If you had told me a couple years ago I would take up rock climbing as a hobby I wouldn’t have believed you. It wasn’t that long ago I climbed outside for the first time, so I remember how daunting my first time rock climbing was. It is the beginning of a new year, and it’s time for a new challenge. Here are some of my climbing tips for beginners.
1. Trust the gear
While working as a climbing gym instructor for several years I saw many frightened beginners rock climbing for the first time. Several of the newbies had trouble believing I could actually catch them. As long as you know what you are doing the gear will catch your falls. Trust the climbing gear and ask as many questions as you need to in order to feel comfortable with using it.
2. Flexibility & balance are key
Strength is an important factor of climbing, but it’s not everything. Once you begin trying harder routes it become more difficult to muscle your way to the top. Balance and flexibility can be the difference between you sending a route or sitting out. Take a yoga class or try some basic yoga poses as home for hip openers and shoulder stretches.
3. Chalk will save your hands some pain
Some climbers don’t use chalk, and I am shocked. Using chalk makes a world of difference in the amount of blisters and skin tears I get while climbing. Additionally, chalk helps with grip on crispy routes.
4. Climb with your feet
When trying to convince others to try climbing for the first time a common response is “I don’t have good upper body strength”. The first instinct when climbing is to use only the upper body. While climbing is a great shoulder and back workout, upper body isn’t everything. Without good footwork it is difficult to improve your climbing technique.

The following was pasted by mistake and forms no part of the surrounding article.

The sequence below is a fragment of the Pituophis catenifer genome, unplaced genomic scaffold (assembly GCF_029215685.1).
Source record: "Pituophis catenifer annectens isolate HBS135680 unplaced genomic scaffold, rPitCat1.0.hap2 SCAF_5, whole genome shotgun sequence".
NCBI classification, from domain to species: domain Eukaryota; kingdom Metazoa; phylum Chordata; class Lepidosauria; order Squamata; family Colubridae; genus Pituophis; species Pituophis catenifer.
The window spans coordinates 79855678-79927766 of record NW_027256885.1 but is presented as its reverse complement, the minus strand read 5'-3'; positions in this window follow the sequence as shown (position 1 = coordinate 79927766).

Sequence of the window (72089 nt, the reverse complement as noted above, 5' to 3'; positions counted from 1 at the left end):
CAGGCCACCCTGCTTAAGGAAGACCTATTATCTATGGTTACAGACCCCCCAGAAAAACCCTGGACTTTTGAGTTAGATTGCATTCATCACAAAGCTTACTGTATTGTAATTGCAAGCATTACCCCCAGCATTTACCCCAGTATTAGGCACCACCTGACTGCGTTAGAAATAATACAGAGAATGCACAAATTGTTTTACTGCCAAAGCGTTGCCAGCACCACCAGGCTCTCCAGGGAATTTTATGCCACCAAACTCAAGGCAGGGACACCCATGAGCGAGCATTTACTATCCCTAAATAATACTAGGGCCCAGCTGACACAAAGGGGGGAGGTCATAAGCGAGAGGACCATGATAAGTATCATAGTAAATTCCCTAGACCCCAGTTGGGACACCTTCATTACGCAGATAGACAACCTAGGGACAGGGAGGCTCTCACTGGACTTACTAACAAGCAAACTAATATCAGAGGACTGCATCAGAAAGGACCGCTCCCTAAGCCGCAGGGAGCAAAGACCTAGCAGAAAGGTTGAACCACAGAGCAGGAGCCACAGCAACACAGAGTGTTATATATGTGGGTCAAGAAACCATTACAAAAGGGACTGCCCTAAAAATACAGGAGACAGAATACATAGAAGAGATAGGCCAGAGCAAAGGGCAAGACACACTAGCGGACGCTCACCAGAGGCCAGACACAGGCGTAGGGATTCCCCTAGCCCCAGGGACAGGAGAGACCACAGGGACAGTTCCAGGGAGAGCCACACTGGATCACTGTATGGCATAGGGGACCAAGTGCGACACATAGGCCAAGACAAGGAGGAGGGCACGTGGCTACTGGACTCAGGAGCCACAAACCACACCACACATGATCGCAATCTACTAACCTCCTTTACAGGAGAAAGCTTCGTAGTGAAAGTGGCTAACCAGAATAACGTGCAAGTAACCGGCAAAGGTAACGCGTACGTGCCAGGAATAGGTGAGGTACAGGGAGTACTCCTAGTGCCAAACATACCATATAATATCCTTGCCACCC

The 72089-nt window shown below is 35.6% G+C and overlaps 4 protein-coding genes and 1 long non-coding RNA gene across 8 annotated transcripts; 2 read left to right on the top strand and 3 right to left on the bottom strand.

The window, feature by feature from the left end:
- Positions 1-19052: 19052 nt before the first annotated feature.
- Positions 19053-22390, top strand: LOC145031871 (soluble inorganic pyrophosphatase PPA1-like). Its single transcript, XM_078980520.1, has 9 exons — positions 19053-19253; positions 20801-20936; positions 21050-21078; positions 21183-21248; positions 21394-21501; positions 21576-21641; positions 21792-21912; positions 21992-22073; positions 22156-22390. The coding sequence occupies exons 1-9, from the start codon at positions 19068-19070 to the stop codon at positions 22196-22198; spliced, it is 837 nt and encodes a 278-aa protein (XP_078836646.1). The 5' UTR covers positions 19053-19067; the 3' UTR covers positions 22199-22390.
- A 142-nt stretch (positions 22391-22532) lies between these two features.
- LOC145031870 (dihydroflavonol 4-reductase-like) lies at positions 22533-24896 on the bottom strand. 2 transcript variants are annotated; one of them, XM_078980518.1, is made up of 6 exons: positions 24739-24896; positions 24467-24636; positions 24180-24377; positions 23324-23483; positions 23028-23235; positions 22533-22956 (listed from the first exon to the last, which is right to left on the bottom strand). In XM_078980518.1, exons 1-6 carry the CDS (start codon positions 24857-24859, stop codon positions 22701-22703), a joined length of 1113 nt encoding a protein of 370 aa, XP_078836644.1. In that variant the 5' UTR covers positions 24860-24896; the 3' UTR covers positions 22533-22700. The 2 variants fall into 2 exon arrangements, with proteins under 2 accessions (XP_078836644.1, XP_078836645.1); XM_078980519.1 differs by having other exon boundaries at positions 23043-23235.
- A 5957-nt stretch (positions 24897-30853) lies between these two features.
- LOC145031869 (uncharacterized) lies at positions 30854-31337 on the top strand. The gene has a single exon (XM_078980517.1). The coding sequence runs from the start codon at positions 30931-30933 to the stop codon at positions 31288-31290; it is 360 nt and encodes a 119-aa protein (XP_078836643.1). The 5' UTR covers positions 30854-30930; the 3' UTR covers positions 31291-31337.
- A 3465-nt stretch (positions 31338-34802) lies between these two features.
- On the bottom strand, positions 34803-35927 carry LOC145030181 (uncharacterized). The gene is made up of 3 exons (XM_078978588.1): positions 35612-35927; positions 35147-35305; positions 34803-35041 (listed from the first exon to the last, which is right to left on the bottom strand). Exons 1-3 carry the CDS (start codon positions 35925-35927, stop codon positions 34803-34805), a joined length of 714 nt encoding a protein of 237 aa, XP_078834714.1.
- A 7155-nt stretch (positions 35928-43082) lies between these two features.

5. Use climbers palm cream
Another way to save your hands is to help the healing process. In order to recover quickly use climber hand balm right after your climb. ClimbOn! is a great brand you can purchase from REI that will help your hands recovery process.
6. Climb at least two-three times a week to start off
Perfecting any sport takes time, and climbing is no different. Set realistic climbing goals. Climbing everyday in the beginning is challenging. Your muscles aren’t accustomed to using the muscles you use for climbing. For the first couple times, expect to be sore. Start out climbing several times a weeks and gradually pick up the intensity.
7. Know the difference between bouldering and top-roping
Bouldering and top-roping are two very different ways of climbing. Top-roping is an endurance workout and helps increase stamina. Bouldering is a strength exercise that is more technical.
8. Don’t go by yourself
Climbing with others is beneficial for getting feedback. It is better to learn from other climbing experts than to go on your own. Your friends will point out when you are dabbing on a route, or if they see a hold you don’t.
9. Know the lingo
Learning the terminology can be tricky starting out. People will assume you know the lingo. They might shout out ‘smear’ and you have no idea that means to utilize the wall and push off. Over time you will pick up the climbing terms. Ask when you don’t know something and try to pick up as many climbing terms as you can.